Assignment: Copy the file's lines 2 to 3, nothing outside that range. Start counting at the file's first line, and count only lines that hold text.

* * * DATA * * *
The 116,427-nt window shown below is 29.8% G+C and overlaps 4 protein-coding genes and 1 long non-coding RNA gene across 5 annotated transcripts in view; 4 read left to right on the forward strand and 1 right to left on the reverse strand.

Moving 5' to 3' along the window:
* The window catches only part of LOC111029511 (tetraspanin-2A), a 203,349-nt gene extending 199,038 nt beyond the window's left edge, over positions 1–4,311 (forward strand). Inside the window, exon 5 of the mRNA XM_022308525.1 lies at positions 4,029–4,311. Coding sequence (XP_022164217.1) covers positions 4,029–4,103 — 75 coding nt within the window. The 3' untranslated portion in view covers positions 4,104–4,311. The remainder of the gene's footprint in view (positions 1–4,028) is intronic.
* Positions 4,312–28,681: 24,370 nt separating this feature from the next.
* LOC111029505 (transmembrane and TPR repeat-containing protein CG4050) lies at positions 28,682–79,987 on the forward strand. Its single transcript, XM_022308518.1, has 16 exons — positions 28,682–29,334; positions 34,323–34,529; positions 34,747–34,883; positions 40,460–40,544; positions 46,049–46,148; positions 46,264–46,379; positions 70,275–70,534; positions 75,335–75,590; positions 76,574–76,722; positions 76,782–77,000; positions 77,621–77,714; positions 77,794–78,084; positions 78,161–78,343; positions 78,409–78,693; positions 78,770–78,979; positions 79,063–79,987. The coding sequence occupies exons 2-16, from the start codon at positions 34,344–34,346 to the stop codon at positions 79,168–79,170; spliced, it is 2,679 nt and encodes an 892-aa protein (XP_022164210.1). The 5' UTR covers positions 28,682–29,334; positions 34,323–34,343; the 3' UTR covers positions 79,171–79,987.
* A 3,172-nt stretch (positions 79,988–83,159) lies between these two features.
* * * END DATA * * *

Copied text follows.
Moving 5' to 3' along the window:
* The window catches only part of LOC111029511 (tetraspanin-2A), a 203,349-nt gene extending 199,038 nt beyond the window's left edge, over positions 1–4,311 (forward strand). Inside the window, exon 5 of the mRNA XM_022308525.1 lies at positions 4,029–4,311. Coding sequence (XP_022164217.1) covers positions 4,029–4,103 — 75 coding nt within the window. The 3' untranslated portion in view covers positions 4,104–4,311. The remainder of the gene's footprint in view (positions 1–4,028) is intronic.